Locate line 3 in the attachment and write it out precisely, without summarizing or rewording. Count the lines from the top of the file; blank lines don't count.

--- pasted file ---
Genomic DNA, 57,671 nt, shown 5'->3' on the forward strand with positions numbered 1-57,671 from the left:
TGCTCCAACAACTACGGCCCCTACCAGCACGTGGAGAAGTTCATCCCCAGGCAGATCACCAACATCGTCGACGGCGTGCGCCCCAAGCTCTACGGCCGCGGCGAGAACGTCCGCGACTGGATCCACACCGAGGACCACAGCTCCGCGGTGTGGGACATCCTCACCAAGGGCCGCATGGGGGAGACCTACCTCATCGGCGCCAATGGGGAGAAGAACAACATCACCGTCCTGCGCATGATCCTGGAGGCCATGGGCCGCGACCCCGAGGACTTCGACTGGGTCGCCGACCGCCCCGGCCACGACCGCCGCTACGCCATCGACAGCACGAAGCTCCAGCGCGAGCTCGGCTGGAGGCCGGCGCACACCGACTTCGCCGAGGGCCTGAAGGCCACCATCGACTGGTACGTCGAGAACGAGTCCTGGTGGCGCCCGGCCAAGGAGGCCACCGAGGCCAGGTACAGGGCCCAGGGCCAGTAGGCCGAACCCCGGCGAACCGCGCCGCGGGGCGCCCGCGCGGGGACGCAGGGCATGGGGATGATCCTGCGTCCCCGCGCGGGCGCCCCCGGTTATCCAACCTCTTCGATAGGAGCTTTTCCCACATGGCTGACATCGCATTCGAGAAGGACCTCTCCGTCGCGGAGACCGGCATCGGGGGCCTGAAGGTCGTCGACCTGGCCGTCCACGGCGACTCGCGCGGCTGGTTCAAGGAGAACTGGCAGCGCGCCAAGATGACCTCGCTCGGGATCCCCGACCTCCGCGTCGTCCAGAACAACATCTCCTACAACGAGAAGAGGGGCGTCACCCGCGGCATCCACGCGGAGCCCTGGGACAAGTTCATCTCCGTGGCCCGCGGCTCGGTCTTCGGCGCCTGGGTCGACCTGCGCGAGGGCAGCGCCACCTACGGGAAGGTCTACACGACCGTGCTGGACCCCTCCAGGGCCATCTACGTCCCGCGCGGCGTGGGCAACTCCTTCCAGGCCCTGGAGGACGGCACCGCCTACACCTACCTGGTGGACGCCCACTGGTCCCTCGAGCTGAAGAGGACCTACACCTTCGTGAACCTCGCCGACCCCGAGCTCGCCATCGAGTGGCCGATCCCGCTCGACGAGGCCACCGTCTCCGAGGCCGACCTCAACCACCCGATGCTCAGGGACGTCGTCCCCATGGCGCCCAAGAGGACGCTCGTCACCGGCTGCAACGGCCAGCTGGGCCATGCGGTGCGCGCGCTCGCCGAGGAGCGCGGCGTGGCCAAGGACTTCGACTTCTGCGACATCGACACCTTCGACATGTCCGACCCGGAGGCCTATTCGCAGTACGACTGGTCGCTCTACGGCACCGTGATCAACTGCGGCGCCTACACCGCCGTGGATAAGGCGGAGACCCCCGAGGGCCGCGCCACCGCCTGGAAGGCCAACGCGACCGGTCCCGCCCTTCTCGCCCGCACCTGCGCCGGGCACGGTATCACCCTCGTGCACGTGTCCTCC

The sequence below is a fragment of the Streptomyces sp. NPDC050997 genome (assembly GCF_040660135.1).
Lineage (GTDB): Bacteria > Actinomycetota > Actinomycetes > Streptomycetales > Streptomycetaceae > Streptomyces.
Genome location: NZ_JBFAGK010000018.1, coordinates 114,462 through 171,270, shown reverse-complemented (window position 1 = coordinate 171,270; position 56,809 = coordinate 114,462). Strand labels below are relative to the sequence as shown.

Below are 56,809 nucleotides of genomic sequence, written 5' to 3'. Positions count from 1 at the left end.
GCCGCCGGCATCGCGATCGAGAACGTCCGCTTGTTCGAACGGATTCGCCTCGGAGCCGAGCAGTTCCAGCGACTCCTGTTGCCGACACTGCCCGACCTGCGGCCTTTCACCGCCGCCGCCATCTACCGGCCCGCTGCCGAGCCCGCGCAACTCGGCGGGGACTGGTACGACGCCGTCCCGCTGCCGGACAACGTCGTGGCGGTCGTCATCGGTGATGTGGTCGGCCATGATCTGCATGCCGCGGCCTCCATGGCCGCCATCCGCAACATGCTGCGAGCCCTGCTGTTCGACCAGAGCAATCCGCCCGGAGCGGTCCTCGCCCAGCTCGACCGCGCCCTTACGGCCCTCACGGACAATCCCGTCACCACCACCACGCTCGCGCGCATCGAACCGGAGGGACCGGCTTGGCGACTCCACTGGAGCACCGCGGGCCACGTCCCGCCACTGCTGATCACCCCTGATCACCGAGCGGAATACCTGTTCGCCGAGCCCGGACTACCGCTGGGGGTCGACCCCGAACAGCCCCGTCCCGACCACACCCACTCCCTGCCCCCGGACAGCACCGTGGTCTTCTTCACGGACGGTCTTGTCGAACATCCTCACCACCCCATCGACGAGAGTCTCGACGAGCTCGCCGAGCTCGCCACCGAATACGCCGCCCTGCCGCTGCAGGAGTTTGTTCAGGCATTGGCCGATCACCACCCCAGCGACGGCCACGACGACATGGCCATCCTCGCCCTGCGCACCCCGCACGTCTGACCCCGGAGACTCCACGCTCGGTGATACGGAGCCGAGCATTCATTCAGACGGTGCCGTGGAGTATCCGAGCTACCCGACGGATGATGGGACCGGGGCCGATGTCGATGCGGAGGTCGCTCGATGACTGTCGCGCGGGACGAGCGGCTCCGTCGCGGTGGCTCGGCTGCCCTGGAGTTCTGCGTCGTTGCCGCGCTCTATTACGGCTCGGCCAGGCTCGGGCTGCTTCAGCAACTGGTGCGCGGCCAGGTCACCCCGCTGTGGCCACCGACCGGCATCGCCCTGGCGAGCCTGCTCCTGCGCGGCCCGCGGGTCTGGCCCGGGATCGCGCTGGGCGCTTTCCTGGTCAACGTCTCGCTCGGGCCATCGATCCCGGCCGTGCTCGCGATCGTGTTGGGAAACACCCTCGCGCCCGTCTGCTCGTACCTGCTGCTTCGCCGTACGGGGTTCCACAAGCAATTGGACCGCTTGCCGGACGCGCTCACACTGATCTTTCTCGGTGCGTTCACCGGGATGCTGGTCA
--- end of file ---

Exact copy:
The sequence below is a fragment of the Streptomyces sp. NPDC050997 genome (assembly GCF_040660135.1).